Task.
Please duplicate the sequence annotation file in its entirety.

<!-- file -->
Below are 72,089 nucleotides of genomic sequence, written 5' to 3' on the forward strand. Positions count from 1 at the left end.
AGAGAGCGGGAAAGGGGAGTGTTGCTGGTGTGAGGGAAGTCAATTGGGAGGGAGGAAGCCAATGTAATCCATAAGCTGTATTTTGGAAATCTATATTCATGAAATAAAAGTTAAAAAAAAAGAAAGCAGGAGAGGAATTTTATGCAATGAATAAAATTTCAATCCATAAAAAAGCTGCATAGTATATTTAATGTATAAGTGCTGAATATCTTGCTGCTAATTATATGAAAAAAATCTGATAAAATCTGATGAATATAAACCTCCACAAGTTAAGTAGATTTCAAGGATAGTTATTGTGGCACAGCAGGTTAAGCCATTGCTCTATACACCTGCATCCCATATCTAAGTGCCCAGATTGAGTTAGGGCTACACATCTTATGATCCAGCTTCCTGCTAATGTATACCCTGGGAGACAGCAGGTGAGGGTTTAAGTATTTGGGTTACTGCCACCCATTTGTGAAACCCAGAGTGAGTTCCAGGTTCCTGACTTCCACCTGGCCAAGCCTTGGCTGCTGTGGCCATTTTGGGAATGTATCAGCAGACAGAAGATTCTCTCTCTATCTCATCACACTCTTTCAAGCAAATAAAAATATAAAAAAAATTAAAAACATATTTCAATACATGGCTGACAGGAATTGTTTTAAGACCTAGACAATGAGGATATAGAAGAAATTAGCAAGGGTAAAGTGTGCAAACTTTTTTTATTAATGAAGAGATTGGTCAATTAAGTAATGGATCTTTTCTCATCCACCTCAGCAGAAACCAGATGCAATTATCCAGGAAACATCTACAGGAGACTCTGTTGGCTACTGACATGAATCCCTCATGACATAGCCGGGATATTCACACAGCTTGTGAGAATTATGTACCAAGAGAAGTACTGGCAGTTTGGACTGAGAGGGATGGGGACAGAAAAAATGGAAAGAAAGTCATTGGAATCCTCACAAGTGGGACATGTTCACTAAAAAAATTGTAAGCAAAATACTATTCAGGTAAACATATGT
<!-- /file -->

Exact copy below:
Below are 72,089 nucleotides of genomic sequence, written 5' to 3' on the forward strand. Positions count from 1 at the left end.
AGAGAGCGGGAAAGGGGAGTGTTGCTGGTGTGAGGGAAGTCAATTGGGAGGGAGGAAGCCAATGTAATCCATAAGCTGTATTTTGGAAATCTATATTCATGAAATAAAAGTTAAAAAAAAAGAAAGCAGGAGAGGAATTTTATGCAATGAATAAAATTTCAATCCATAAAAAAGCTGCATAGTATATTTAATGTATAAGTGCTGAATATCTTGCTGCTAATTATATGAAAAAAATCTGATAAAATCTGATGAATATAAACCTCCACAAGTTAAGTAGATTTCAAGGATAGTTATTGTGGCACAGCAGGTTAAGCCATTGCTCTATACACCTGCATCCCATATCTAAGTGCCCAGATTGAGTTAGGGCTACACATCTTATGATCCAGCTTCCTGCTAATGTATACCCTGGGAGACAGCAGGTGAGGGTTTAAGTATTTGGGTTACTGCCACCCATTTGTGAAACCCAGAGTGAGTTCCAGGTTCCTGACTTCCACCTGGCCAAGCCTTGGCTGCTGTGGCCATTTTGGGAATGTATCAGCAGACAGAAGATTCTCTCTCTATCTCATCACACTCTTTCAAGCAAATAAAAATATAAAAAAAATTAAAAACATATTTCAATACATGGCTGACAGGAATTGTTTTAAGACCTAGACAATGAGGATATAGAAGAAATTAGCAAGGGTAAAGTGTGCAAACTTTTTTTATTAATGAAGAGATTGGTCAATTAAGTAATGGATCTTTTCTCATCCACCTCAGCAGAAACCAGATGCAATTATCCAGGAAACATCTACAGGAGACTCTGTTGGCTACTGACATGAATCCCTCATGACATAGCCGGGATATTCACACAGCTTGTGAGAATTATGTACCAAGAGAAGTACTGGCAGTTTGGACTGAGAGGGATGGGGACAGAAAAAATGGAAAGAAAGTCATTGGAATCCTCACAAGTGGGACATGTTCACTAAAAAAATTGTAAGCAAAATACTATTCAGGTAAACATATGT